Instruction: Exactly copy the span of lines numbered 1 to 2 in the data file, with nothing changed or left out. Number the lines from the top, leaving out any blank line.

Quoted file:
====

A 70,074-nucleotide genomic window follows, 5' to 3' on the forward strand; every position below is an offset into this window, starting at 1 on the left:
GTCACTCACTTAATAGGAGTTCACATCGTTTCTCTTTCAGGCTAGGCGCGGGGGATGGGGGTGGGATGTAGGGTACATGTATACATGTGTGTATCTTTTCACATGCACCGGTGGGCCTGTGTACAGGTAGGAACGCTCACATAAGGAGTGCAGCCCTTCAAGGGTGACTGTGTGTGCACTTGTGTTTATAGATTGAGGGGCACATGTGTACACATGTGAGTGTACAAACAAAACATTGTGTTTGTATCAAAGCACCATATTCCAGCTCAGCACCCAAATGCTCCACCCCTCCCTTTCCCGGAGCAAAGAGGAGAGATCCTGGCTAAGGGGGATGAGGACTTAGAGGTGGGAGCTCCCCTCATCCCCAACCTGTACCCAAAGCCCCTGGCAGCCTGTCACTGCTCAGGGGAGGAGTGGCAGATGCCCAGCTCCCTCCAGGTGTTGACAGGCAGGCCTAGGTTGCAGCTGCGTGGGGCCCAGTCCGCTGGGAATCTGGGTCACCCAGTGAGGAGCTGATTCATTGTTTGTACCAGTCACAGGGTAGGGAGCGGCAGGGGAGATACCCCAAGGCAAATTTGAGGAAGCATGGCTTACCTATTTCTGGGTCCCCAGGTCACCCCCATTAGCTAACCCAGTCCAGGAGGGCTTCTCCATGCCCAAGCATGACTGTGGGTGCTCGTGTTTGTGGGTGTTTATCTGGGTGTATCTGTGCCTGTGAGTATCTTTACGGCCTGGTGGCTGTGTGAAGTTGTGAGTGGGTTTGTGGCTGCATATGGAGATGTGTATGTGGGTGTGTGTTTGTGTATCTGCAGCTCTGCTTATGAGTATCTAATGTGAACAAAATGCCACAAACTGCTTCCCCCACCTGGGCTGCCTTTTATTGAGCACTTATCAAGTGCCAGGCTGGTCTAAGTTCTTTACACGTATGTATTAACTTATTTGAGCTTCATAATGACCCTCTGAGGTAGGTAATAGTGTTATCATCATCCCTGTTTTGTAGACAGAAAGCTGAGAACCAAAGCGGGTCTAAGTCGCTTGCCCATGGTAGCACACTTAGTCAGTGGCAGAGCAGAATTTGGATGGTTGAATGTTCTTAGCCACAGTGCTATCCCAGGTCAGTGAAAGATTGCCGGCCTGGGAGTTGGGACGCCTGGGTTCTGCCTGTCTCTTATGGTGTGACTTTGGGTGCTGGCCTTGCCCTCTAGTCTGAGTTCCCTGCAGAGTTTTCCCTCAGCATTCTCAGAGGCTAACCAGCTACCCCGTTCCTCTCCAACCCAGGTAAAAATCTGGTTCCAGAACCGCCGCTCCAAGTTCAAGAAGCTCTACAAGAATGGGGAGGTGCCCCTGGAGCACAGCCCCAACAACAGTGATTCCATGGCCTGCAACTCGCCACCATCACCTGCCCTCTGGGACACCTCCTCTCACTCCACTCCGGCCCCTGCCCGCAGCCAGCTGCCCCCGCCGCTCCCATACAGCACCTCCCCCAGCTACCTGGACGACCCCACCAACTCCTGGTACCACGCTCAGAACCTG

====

A 70,074-nucleotide genomic window follows, 5' to 3' on the forward strand; every position below is an offset into this window, starting at 1 on the left:
GTCACTCACTTAATAGGAGTTCACATCGTTTCTCTTTCAGGCTAGGCGCGGGGGATGGGGGTGGGATGTAGGGTACATGTATACATGTGTGTATCTTTTCACATGCACCGGTGGGCCTGTGTACAGGTAGGAACGCTCACATAAGGAGTGCAGCCCTTCAAGGGTGACTGTGTGTGCACTTGTGTTTATAGATTGAGGGGCACATGTGTACACATGTGAGTGTACAAACAAAACATTGTGTTTGTATCAAAGCACCATATTCCAGCTCAGCACCCAAATGCTCCACCCCTCCCTTTCCCGGAGCAAAGAGGAGAGATCCTGGCTAAGGGGGATGAGGACTTAGAGGTGGGAGCTCCCCTCATCCCCAACCTGTACCCAAAGCCCCTGGCAGCCTGTCACTGCTCAGGGGAGGAGTGGCAGATGCCCAGCTCCCTCCAGGTGTTGACAGGCAGGCCTAGGTTGCAGCTGCGTGGGGCCCAGTCCGCTGGGAATCTGGGTCACCCAGTGAGGAGCTGATTCATTGTTTGTACCAGTCACAGGGTAGGGAGCGGCAGGGGAGATACCCCAAGGCAAATTTGAGGAAGCATGGCTTACCTATTTCTGGGTCCCCAGGTCACCCCCATTAGCTAACCCAGTCCAGGAGGGCTTCTCCATGCCCAAGCATGACTGTGGGTGCTCGTGTTTGTGGGTGTTTATCTGGGTGTATCTGTGCCTGTGAGTATCTTTACGGCCTGGTGGCTGTGTGAAGTTGTGAGTGGGTTTGTGGCTGCATATGGAGATGTGTATGTGGGTGTGTGTTTGTGTATCTGCAGCTCTGCTTATGAGTATCTAATGTGAACAAAATGCCACAAACTGCTTCCCCCACCTGGGCTGCCTTTTATTGAGCACTTATCAAGTGCCAGGCTGGTCTAAGTTCTTTACACGTATGTATTAACTTATTTGAGCTTCATAATGACCCTCTGAGGTAGGTAATAGTGTTATCATCATCCCTGTTTTGTAGACAGAAAGCTGAGAACCAAAGCGGGTCTAAGTCGCTTGCCCATGGTAGCACACTTAGTCAGTGGCAGAGCAGAATTTGGATGGTTGAATGTTCTTAGCCACAGTGCTATCCCAGGTCAGTGAAAGATTGCCGGCCTGGGAGTTGGGACGCCTGGGTTCTGCCTGTCTCTTATGGTGTGACTTTGGGTGCTGGCCTTGCCCTCTAGTCTGAGTTCCCTGCAGAGTTTTCCCTCAGCATTCTCAGAGGCTAACCAGCTACCCCGTTCCTCTCCAACCCAGGTAAAAATCTGGTTCCAGAACCGCCGCTCCAAGTTCAAGAAGCTCTACAAGAATGGGGAGGTGCCCCTGGAGCACAGCCCCAACAACAGTGATTCCATGGCCTGCAACTCGCCACCATCACCTGCCCTCTGGGACACCTCCTCTCACTCCACTCCGGCCCCTGCCCGCAGCCAGCTGCCCCCGCCGCTCCCATACAGCACCTCCCCCAGCTACCTGGACGACCCCACCAACTCCTGGTACCACGCTCAGAACCTG